April 10, 2006

Public Citizen Petitions FDA to Ban Xenical (orlistat)

Prescription Obesity Drug Linked to Colon Cancer; Petition Filed Today with FDA

WASHINGTON, D.C. – Public Citizen today petitioned the U.S. Food and Drug Administration (FDA) to immediately remove from the market the prescription version of Xenical (orlistat, made by Roche Pharmaceuticals) because the obesity treatment has been known to cause a significant increase in aberrant crypt foci (ACF), which are widely believed to be a precursor to colon cancer. Last week, the FDA sent an “approvable” letter concerning the over-the-counter (OTC) version of orlistat to GlaxoSmithKline, which has applied to market this version. Despite safety concerns, if GlaxoSmithKline meets the conditions set by the FDA – conditions that have not been made public – this would make the drug eligible for final approval for OTC sales.

Public Citizen’s petition is based on findings from the pharmacology review of Roche’s own data and a recent independent confirmation that orlistat causes ACF in the colon of rats. There is a large amount of scientific literature that acknowledges the importance of ACF as the earliest identifiable neoplastic colonic lesion and a putative precursor of colon cancer. The FDA’s own 1997 review of orlistat indicated a concern with colonic cell proliferation, and the drug was not initially approved by the FDA because of clinical trials that found a four- to seven-fold increased risk of getting breast cancer while taking orlistat.

In addition to cancer concerns, adverse events for patients taking orlistat include a cluster of gastrointestinal symptoms and a loss of fat-soluble vitamins, including beta-carotene and vitamins A, D, E and K. Orlistat’s efficacy has also been called into question because of two recently published clinical trials that showed only a 2.8 percent difference in weight loss after four years between patients taking orlistat and those on placebo.

“The failure to ban the prescription version of this drug or, worse, to make it much more widely available by allowing OTC sales, is a decision that is likely to increase cancer incidence,” said Dr. Sidney Wolfe, director of Public Citizen’s Health Research Group. Public Citizen is joined in the petition by two professors of pathology at Case Western Reserve School of Medicine, Dr. Theresa Pretlow and Dr. Thomas Pretlow, who are both experts on ACF’s link to colorectal cancer. Their work on this topic has been largely funded by the National Cancer Institute, whose director is now acting FDA commissioner.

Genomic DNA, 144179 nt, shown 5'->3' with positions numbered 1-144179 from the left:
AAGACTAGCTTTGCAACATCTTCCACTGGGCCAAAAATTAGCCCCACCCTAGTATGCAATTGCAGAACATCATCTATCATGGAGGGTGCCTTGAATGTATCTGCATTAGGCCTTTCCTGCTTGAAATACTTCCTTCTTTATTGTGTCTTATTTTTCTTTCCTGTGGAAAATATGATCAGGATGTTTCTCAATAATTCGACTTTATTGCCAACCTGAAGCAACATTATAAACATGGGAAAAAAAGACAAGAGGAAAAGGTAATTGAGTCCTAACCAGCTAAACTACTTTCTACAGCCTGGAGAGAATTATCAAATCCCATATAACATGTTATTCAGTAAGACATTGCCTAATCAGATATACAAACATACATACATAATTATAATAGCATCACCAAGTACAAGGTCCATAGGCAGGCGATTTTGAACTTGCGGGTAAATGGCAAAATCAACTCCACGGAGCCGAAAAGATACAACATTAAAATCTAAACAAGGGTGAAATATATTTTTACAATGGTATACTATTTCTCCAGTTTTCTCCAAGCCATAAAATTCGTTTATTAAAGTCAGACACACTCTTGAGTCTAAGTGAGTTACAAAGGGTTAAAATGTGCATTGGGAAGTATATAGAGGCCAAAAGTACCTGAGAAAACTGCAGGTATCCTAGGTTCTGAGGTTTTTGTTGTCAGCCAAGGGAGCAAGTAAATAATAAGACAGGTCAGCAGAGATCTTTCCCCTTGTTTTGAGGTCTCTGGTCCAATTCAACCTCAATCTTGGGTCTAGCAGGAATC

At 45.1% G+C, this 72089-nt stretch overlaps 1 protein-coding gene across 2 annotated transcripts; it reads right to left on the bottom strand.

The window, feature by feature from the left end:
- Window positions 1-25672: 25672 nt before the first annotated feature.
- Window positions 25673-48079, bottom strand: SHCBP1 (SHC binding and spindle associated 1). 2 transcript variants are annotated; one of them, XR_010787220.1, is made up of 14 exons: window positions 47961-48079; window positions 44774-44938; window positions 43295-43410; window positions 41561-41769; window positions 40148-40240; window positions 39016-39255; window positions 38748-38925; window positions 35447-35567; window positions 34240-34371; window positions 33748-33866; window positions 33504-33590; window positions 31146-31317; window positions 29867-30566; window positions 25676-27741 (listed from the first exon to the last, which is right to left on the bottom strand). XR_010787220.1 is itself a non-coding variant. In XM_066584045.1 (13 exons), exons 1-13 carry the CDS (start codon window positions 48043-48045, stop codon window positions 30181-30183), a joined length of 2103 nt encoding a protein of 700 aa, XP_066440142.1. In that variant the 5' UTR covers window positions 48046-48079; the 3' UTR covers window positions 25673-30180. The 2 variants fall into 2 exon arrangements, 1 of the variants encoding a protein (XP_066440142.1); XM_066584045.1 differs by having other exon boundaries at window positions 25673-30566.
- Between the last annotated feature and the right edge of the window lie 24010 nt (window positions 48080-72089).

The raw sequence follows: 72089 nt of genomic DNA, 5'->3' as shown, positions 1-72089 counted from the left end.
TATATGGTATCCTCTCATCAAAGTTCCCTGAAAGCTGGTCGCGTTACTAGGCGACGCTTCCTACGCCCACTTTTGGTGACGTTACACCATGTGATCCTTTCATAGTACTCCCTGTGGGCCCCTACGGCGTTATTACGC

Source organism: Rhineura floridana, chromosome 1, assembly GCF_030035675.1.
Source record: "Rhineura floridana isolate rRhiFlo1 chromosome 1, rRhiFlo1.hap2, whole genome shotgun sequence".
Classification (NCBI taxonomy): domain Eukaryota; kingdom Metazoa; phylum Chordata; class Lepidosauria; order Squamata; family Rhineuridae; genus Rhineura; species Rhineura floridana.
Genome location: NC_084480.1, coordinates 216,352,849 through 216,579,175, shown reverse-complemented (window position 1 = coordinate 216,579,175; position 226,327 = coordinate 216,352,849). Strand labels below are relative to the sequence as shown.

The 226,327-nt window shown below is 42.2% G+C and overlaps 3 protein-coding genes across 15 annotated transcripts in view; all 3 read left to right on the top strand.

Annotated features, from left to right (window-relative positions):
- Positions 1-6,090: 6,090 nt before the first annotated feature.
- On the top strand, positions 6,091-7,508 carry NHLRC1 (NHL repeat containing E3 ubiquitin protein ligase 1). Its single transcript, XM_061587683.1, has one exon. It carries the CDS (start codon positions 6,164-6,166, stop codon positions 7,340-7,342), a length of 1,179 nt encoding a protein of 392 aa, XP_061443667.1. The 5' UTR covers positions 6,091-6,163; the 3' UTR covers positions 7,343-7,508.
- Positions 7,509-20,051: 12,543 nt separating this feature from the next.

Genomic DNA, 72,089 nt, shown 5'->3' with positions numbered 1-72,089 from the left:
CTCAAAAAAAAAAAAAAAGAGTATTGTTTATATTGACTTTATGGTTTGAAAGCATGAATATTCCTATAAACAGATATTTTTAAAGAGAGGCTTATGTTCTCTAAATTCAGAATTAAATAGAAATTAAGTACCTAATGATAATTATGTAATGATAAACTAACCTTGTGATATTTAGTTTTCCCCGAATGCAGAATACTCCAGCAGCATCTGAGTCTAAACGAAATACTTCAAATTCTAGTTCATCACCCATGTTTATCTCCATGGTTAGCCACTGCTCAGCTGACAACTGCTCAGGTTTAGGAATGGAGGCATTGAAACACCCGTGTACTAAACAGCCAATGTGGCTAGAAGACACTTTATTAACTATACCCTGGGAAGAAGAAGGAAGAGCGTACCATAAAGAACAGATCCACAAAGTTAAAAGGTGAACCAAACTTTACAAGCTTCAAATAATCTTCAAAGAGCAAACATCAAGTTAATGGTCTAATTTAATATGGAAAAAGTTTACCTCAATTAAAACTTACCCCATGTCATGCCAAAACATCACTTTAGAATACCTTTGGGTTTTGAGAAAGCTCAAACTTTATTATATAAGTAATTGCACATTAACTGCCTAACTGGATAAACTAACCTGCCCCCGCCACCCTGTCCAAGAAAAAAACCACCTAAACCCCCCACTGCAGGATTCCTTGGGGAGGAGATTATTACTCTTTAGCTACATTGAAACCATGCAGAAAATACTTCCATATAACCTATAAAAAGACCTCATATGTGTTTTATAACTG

“The FDA should not allow a drug … to remain on the market for the long-term treatment of a non-lethal condition when it combines so little efficacy coupled with a still unresolved potential to cause breast and colon cancer,” says the 12-page petition. “[The] FDA is now considering increasing the number of people exposed to the drug by allowing OTC use. There is no scientific justification for this decision.”

Public Citizen has a strong track record of identifying dangerous drugs well before federal regulators take action to ban or put warnings on these drugs. For example, Public Citizen warned consumers about the dangers of Vioxx, ephedra, Bextra, Rezulin, Baycol, Propulsid and many other drugs years before the drugs were pulled from the market. 

The petition can be viewed at www.WorstPills.org.

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